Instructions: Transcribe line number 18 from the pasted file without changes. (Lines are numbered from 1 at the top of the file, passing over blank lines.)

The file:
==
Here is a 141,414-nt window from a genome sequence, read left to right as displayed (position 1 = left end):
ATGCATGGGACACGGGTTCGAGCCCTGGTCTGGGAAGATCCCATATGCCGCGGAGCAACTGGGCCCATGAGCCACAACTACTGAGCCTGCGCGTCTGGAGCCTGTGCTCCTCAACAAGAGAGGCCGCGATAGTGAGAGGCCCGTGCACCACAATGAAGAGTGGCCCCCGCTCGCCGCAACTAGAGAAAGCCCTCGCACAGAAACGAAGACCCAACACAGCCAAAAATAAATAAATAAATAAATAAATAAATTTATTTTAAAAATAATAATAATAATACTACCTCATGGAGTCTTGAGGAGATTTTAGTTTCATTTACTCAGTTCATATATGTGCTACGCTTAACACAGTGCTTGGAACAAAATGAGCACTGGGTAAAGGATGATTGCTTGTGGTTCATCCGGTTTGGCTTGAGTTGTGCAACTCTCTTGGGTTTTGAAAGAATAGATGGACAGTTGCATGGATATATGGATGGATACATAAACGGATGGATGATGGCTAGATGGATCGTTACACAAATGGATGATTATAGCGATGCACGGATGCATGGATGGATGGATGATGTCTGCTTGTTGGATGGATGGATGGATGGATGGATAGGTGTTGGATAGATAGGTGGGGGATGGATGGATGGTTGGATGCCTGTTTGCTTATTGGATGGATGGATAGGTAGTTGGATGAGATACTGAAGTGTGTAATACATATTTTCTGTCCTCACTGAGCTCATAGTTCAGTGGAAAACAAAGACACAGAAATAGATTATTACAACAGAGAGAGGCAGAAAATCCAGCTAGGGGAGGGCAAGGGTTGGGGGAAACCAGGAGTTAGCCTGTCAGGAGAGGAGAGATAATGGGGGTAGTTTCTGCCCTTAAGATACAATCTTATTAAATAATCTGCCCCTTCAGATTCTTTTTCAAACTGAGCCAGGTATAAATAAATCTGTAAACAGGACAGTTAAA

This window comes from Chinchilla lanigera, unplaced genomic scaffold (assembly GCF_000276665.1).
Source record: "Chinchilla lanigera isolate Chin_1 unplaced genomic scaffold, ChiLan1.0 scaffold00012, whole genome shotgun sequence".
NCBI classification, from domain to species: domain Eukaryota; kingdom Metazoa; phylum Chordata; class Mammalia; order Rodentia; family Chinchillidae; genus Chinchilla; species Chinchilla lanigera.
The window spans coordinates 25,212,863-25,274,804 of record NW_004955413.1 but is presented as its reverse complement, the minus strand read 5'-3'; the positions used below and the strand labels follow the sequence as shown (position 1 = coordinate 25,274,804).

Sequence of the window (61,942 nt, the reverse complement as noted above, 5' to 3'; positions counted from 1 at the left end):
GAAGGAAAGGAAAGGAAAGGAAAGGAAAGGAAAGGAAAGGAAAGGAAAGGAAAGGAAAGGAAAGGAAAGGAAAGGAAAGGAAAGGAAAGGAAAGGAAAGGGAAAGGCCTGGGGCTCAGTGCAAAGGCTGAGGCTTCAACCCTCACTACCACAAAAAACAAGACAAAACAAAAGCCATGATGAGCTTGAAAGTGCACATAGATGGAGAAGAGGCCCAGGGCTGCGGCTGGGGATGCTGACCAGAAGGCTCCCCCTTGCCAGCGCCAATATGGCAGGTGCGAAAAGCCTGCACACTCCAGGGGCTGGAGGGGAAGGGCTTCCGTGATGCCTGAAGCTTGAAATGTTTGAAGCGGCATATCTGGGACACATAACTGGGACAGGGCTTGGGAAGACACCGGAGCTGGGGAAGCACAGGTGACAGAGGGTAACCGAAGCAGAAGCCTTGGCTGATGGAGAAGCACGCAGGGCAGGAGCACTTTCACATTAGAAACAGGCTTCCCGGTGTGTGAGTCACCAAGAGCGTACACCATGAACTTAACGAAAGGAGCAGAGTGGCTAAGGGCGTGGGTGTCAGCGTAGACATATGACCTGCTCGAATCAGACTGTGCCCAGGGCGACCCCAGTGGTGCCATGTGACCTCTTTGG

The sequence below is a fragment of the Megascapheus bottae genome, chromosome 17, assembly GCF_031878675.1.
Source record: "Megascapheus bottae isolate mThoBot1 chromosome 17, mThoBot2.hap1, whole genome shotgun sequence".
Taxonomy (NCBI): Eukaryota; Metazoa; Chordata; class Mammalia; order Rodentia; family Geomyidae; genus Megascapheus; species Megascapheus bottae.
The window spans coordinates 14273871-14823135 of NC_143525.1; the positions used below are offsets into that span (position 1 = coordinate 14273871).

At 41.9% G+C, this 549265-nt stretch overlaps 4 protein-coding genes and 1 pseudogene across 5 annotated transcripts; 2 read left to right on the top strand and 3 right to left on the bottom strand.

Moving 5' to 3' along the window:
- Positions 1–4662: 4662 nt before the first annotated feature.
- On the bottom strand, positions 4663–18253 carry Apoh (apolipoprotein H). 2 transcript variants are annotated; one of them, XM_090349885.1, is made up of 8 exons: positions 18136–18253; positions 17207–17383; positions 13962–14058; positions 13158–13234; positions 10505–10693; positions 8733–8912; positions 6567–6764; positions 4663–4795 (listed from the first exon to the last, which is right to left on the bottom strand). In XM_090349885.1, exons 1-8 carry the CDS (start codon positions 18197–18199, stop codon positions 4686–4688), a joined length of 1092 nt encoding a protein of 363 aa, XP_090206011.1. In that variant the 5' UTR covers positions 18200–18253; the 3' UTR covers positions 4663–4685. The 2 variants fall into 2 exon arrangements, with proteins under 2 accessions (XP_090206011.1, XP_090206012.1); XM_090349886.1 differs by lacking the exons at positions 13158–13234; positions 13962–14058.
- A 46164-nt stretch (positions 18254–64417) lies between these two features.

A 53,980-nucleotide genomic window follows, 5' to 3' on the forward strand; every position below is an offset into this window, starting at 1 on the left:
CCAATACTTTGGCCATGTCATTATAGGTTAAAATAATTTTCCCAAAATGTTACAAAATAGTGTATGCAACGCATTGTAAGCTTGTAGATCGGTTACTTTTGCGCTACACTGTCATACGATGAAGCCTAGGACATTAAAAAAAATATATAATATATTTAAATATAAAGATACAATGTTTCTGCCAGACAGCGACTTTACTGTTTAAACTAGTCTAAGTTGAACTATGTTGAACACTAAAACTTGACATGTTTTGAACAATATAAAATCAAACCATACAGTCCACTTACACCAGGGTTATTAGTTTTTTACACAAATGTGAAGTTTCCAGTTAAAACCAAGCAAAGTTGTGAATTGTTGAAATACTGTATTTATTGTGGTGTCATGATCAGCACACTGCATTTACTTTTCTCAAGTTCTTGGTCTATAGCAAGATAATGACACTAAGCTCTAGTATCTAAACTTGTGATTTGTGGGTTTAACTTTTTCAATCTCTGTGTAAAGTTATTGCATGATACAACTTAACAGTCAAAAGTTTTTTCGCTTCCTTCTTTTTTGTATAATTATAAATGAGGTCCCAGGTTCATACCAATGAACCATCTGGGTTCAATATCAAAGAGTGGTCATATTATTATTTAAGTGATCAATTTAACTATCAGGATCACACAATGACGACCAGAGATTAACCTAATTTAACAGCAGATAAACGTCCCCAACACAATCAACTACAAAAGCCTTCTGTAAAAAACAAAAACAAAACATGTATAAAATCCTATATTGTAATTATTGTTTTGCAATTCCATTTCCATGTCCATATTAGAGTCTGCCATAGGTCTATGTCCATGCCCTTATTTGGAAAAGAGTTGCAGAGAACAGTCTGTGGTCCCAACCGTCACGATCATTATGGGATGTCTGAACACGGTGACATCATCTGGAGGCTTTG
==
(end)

A 53,980-nucleotide genomic window follows, 5' to 3' on the forward strand; every position below is an offset into this window, starting at 1 on the left: